The future of work is collaborative, with the facilities management industry urged to be “more agile and responsive” in order to keep pace.
Speaking at the FMA’s national conference Ideaction, the national facilities management conference and exhibition, in Sydney this week, FMA CEO Nicholas Burt said the facilities management industry relies on “collaborative effort”.
“Facilities management needs to be agile and responsive as the future workforce recognises the importance of collaboration,” Burt said.
“The industry is characterised as highly competitive in the marketplace, and it is. But in reality…. collaboration is used to create opportunity.”
Burt told delegates in his opening address the future workplace will be the ability to drive innovation and productivity.
He said there is a growing focus on issues such as wellbeing, while energy management and sustainability continue to remain core parts of the sectors. Burt added the use of data to help shape future strategy is also transforming the future of the industry.
Outgoing chairman Kristiana Greenwood said the facilities management industry needs respond to the needs of the changing environment.
“As an industry we need to embrace the future and move to respond to the needs of the changing environment. We need to ensure we’re able to deliver the value that is expected.”
Keynote speaker Louise Monger, head of property management, office and industrial, AMP Capital, also called for more collaboration between user groups in the asset life cycle.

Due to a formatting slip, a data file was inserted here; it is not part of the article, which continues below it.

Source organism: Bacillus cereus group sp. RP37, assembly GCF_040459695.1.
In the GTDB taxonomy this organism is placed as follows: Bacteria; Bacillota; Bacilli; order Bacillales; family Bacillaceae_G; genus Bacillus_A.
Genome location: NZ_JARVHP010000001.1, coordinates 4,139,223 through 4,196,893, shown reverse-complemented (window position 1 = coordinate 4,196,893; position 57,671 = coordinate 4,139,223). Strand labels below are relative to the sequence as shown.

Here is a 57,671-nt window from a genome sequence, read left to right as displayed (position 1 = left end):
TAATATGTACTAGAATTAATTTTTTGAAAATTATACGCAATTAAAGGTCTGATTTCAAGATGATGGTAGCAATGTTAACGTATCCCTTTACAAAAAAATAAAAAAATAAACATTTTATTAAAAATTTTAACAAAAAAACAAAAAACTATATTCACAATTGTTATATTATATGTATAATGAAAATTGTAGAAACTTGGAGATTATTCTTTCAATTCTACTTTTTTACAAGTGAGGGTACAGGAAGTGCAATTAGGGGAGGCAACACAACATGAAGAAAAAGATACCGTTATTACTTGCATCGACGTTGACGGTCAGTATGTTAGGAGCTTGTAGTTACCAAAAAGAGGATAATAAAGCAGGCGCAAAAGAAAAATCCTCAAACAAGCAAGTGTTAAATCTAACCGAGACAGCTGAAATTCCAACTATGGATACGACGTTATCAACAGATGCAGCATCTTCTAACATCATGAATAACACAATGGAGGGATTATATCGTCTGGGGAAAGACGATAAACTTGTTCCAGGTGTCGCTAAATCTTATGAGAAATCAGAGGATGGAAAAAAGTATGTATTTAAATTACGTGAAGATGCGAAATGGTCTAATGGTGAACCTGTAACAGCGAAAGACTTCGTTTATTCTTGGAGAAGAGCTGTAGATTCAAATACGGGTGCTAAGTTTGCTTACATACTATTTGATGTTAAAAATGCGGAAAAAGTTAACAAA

“There’s a disconnect between the design and construction process…and the operations team that manage the building, and this impacts the end user.”
Monger said the end user extends beyond the customer to also include facility managers, maintenance contractors and operations team.
“There’s not enough collaboration between user groups which has a impact on the end user.”
Monger’s suggestions to improve project development included implementing processes that support all user groups, using technology to document management and establishing trusted partnerships between all users groups in the asset life cycle, “working in collaboration but with speed and throughout”.
Technology trends shaping FM
Keynote speaker Dr Jordan Nguyen spoke of how science and technology is influencing business.
“We’re living through the fastest rate of change we have ever seen. But it also might be the slowest rate of change we’ll ever see again,” Nguyen said. “It’s a really exciting time, but it can also be a bit scary.
“So many jobs that exist today won’t exist in the same way in the future. At the same time, many jobs that will exist in the future don’t exist now. We need to see how science and technology shapes the landscape so we can recognise what’s coming next and how we can plan for it.”
Nguyen also spoke of the application of new technologies beyond their core industries such as science and medicine.
“The reason this is relevant is because these types of technologies are advancing in their own fields, and they’ll continue to advance in those fields until they hit a point when they will start to spread across different industries and sectors.
“The late Stephen Hawking said intelligence is the ability to adapt to change. And this couldn’t be truer in this day and age.
Nguyen encouraged delegates to “look outside their bubble”.
“You have to look outside the bubble to find out what’s going on out there because it’s going to affect you in your own business, sector and life.
“Look at advancements in areas like research, science and medicine which have brought things like artificial intelligence into the spotlight globally which is starting to affect every industry and sector you can think of.”
“Technology is just a tool that can help us achieve our dreams. When you set your purpose on how you’re going to utilise technology, you have to think about how it will improve lives and the world around you.
“Nothing is impossible.”
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